Thursday, October 21, 2010

BIRD FEEDING – SHOULD WE DO IT?




In North America, more people feed birds than ever before. The number of bird feeders is surely in the millions all across the continent. In some urban and suburban neighborhoods, it seems as if most yards have a feeder or two. However, any quick survey will show that some of them have not been recently replenished. Bird feeding has its aficionados, but not all of them are passionate about it.

So many people feed birds that a cottage industry of feeders and food types has sprung up. A trip to the nearest Wild Birds Unlimited store will make that clear. Seed feeders are among the most common, with a wide variety of seeds, especially millet and sunflower seeds. Look at the ingredients of a bag of some of the fancier seed mixes sometime to see the breadth.

Suet is another ingredient in the cuisine served in many a yard. This fat-based item has always been especially favored by birds during the low temperatures of winter, but there are now many “no-melt” types that provide food during the heat of summer as well. You can get suet now with just about anything in it, from raisins to insect parts. Suet diversity follows the evolutionary pathway common to all of our consumer items, although it’s not clear how much difference all these additives make to the birds.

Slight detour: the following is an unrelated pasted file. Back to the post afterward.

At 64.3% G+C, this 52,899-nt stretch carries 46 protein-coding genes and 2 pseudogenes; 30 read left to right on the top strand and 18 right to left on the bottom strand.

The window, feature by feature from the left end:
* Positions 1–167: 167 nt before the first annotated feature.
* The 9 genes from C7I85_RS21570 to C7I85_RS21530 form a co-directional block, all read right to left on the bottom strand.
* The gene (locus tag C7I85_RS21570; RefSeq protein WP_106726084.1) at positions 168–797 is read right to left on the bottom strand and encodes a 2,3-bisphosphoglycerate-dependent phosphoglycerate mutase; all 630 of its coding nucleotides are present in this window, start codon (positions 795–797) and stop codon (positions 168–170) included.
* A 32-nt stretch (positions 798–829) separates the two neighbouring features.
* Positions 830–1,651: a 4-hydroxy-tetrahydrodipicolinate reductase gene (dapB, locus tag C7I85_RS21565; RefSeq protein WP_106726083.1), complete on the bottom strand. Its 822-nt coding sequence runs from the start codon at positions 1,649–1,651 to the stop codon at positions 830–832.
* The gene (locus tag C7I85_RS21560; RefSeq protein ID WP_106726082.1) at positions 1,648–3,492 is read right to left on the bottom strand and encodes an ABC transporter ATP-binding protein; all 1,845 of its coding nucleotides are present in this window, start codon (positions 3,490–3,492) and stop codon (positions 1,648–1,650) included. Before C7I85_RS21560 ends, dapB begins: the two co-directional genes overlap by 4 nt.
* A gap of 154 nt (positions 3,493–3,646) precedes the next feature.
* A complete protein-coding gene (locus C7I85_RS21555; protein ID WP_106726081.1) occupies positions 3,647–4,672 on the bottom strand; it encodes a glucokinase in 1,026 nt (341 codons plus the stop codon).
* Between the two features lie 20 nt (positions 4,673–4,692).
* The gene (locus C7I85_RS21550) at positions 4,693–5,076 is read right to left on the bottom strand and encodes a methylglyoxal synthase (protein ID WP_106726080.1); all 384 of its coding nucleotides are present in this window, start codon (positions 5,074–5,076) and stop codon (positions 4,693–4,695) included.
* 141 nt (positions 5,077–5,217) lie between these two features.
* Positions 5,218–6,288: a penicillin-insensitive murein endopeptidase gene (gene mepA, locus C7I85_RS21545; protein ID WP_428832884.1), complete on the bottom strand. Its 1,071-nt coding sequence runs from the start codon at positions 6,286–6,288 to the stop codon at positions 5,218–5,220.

Presumably most people who feed birds are sympathetic to animals and nature, and surely the majority are environmentalists. But as such, shouldn’t we be thinking about what effects we are having on the birds and the environment? What are the pros and cons of bird feeding?

It strikes me that there are really two positive aspects of bird feeding. First, we are supporting bird populations (or at least individual birds). This is probably not very important during the summer or at any time when there is plenty of natural food available. Most birds live in places that furnish sufficient food and adjust their migratory behavior to the availability of food.

But there is always the possibility of unusually hard times, when weather phenomena make food suddenly more difficult to obtain. The most obvious example of this would be a heavy snow storm, blanketing the ground and all the potential food on and in it. Think of a finch eating weed seeds or a jay digging up cached acorns. Suddenly, these resources would be unavailable, and the presence of a dependable bird feeder could make all the difference between life and death. This could be called “bird benefit.”

The other important positive aspect of bird feeding is human benefit, to bring the birds closer to us in greater numbers. Birds that come to a feeder daily are in far greater density and variety than we would see just by randomly looking out the windows of our homes. This must be a prime motivator for many people who feed birds. Of course, our gaining a better love of and understanding for birds in this way probably benefits the birds as well.

Are there negative aspects of bird feeding? The seeds that spill from feeders are avidly eaten by rats at night; some of them are out in broad daylight! For those who don’t like rats much, this is a consideration, although they are usually out of sight and mostly out of mind. Many people also consider Eastern Gray Squirrels unwelcome pests at feeders, as indicated by the great variety of “squirrel baffles” on the market.